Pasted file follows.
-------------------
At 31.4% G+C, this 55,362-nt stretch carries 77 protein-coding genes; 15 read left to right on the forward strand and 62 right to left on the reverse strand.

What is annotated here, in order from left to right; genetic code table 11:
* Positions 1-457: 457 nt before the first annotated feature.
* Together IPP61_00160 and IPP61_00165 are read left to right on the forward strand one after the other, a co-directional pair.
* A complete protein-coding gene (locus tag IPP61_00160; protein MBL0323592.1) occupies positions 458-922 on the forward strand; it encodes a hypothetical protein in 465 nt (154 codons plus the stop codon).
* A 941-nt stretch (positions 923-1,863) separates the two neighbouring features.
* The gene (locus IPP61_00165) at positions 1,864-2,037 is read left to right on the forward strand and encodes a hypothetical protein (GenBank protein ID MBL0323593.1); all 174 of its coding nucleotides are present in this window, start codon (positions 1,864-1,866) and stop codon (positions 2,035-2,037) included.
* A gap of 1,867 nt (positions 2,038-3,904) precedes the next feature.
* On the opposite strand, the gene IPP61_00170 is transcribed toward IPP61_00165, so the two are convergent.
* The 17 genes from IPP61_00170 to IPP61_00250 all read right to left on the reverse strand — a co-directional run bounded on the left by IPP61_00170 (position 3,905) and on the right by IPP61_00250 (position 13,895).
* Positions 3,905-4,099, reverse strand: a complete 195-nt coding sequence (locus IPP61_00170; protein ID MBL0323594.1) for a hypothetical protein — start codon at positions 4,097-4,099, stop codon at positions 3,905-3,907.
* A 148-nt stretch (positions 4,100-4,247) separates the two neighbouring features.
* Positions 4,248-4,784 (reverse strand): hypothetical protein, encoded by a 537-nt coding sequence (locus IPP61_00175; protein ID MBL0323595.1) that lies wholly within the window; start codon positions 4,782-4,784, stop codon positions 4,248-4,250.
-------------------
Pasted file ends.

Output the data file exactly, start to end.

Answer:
At 31.4% G+C, this 55,362-nt stretch carries 77 protein-coding genes; 15 read left to right on the forward strand and 62 right to left on the reverse strand.

What is annotated here, in order from left to right; genetic code table 11:
* Positions 1-457: 457 nt before the first annotated feature.
* Together IPP61_00160 and IPP61_00165 are read left to right on the forward strand one after the other, a co-directional pair.
* A complete protein-coding gene (locus tag IPP61_00160; protein MBL0323592.1) occupies positions 458-922 on the forward strand; it encodes a hypothetical protein in 465 nt (154 codons plus the stop codon).
* A 941-nt stretch (positions 923-1,863) separates the two neighbouring features.
* The gene (locus IPP61_00165) at positions 1,864-2,037 is read left to right on the forward strand and encodes a hypothetical protein (GenBank protein ID MBL0323593.1); all 174 of its coding nucleotides are present in this window, start codon (positions 1,864-1,866) and stop codon (positions 2,035-2,037) included.
* A gap of 1,867 nt (positions 2,038-3,904) precedes the next feature.
* On the opposite strand, the gene IPP61_00170 is transcribed toward IPP61_00165, so the two are convergent.
* The 17 genes from IPP61_00170 to IPP61_00250 all read right to left on the reverse strand — a co-directional run bounded on the left by IPP61_00170 (position 3,905) and on the right by IPP61_00250 (position 13,895).
* Positions 3,905-4,099, reverse strand: a complete 195-nt coding sequence (locus IPP61_00170; protein ID MBL0323594.1) for a hypothetical protein — start codon at positions 4,097-4,099, stop codon at positions 3,905-3,907.
* A 148-nt stretch (positions 4,100-4,247) separates the two neighbouring features.
* Positions 4,248-4,784 (reverse strand): hypothetical protein, encoded by a 537-nt coding sequence (locus IPP61_00175; protein ID MBL0323595.1) that lies wholly within the window; start codon positions 4,782-4,784, stop codon positions 4,248-4,250.